The U.S. Navy turns 243

The United States Navy turns 243 on October 13th.   And one of the nation’s most cherished – and still active – icons of naval  heritage, the frigate USS CONSTITUTION is a little more than 220 years old.

To mark this occasion, as well as the other services on their annual birthday,  my employer honors  veterans in our workforce.   This year,  as a result of some unexpected events, I was offered the role of the “emcee” for the after-work celebration.   Cake, some “refreshments”,  sea stories, and naval lore and trivia for employees in attendance who had not served in the Navy.

And I entertained our friends with a little monologue and trivia.

Navy Trivia

Important dates in history

  • OCT 13 1775   Continental Congress authorizes construction of a Naval force.
  • April 1798    creation of the Department of the Navy
  • 1797   USS Constitution launched
  • 1803 -1805   Barbary war
  • 1812 -1815   War of 1812    “Old Ironsides” defeated 3 British warships

Nautical and Naval lore

  1. Which of the following are true?
    1. The ditty bag used to be called a “ditto bag” because there were two of everything in it.
    2. The flaps on crackerjacks were designed to keep hair grease off the back of the uniform.
    3. Navy logs are named for the timber from which the paper was created.
    4. Boatswain’s Pipes originated in ancient galleys. One whistle meant “row.”
    5. “Chits” are named after Hindu slips of paper used in lieu of silver and gold.
    6. Uniform stars have “two points up”, instead of one (like you see in the flag) to symbolize the Navy’s defense of both coasts.
    7. Broadside is a large sheet of paper.
    8. “Cup of Joe” (coffee) comes from “the cup of Jonas.”
    9. A tattoo of a pig on one leg of a sailor and a rooster on the other is a charm against drowning.
    10. The term “sick bay” originated in ancient times, when hospital ships (called “immunes”) would accompany Caeser’s legions and were kept far from battle, normally in the calm waters of a bay.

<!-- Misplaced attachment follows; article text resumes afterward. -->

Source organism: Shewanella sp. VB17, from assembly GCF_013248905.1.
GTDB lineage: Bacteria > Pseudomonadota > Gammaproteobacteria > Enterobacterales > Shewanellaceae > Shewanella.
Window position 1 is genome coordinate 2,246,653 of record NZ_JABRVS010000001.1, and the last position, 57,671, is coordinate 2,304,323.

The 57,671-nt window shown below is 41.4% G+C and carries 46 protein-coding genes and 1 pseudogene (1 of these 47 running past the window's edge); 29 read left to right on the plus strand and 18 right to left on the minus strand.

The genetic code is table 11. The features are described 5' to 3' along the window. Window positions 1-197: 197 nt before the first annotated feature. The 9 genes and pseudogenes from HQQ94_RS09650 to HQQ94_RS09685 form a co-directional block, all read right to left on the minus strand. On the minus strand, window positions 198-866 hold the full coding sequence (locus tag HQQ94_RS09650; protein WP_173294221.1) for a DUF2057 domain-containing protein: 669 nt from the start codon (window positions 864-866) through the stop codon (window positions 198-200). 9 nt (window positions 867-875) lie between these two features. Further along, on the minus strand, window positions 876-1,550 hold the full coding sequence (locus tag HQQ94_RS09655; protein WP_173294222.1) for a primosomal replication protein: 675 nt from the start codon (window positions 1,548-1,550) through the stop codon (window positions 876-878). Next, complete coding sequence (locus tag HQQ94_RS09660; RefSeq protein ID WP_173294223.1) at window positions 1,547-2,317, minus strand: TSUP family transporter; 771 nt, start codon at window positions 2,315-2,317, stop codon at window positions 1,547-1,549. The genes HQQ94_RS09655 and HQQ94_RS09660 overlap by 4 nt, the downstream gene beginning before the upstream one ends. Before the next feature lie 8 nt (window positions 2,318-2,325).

11. The only time 12 bells is sounded is at midnight on the Navy’s Birthday and on New Year’s Eve.
    12. S.O.S. stands for “Save Our Ship.”
    13. The P in P-Coat stands for Pilot.

Answers

  1. True
  2. 2. True
  3. False
  4. True
  5. True (“citthi”)
  6. False (the custom has no known origin)
  7. True
  8. False (named after Josephus Daniels – he’s the Secretary of the Navy who abolished alcohol on Navy ships in 1913.)
  9. True
  10. False (early hospital ships were called “immunes”, but the term “bay” comes from the round shape of ship sterns, resembling a bay.)
  11. False (only on New Year’s Eve)
  12. False (it doesn’t stand for anything)
  13. True (Pilot cloth or P-cloth was the fabric from which they were made.)

This was compiled from the NavyTimes Broadsides blog (Jeff Bacon), from The Goat Locker, the Naval Historical Center, GlobalSecurity.org, and Wikipedia.

Fun facts:  (USO.org)

  •  David Farragut, was the first admiral in the United States Navy.  He coined, “Damn the torpedoes, full speed ahead!”
  • Bravo Zulu means “well done”
  • Through World War II, sailors who did well were told “Tare Victor George,” which was code for “well done.” After the war, the North Atlantic Treaty Organization (NATO) was formed and it standardized communications. NATO created a system of B-flags for administrative communication. The last B-flag was BZ. The Allied Naval Signal Book created the phonetics for each letter and BZ became Bravo Zulu.
  • The Chief Petty Officer rank was established on 1 APRIL 1893
  • Depiction of fouled anchors,  in decoration, in the Chief Petty Officer insignia and in body art:

 If an anchor is fouled, it means the line or chain is wrapped around the shank and fluke arms. This indicates the anchor is no longer suitable for use. These retired anchors are usually displayed for decorative purposes on base or in Navy communities. The symbol is also part of the Chief Petty Officer rank insignia.  When used in body art, the fouled anchor represents a tour across the Atlantic Ocean.

Before everyone today under the age of fifty started getting tattoos,  the history of tattoos and the symbolism had a long nautical tradition. An article describes  significant tattoos, along with what each item means.

  • Swallows:Home (each denotes 5,000 miles at sea)
  • Compass/Nautical Star:Never losing one’s way (each denotes 10,000 miles at sea)
  • Trident:Special warfare
  • Rose:A significant other left at home
  • Twin screws or props on one’s backside:Propels one forward through life
  • Rope:Deckhand
  • Octopus:Navy diver
  • Dolphin:Wards off sharks
  • Sharks:Rescue swimmer
  • Polar bear:Sailed the Arctic Circle
  • Dragon:Sailed the Pacific
  • Fouled anchor:Sailed the Atlantic
  • Turtle:Crossed the equator
  • Gold dragon:Crossed the International Dateline
  • Gold turtle:Crossed the International Dateline and the Equator where they intersect
  • Emerald fouled anchor:Crossed the Prime Meridian
  • Emerald turtle:Crossed the Prime Meridian and the Equator where they intersect
  • Full-rigged ship:Sailed around Cape Horn
  • Helm:Quartermaster
  • Pin-up girls:Company at sea/port call
  • Hula girls:Sailed to or ported in Hawaii
  • Dagger through a swallow:Signifies a lost comrade
  • Pig and chicken:Superstition to keep from drowning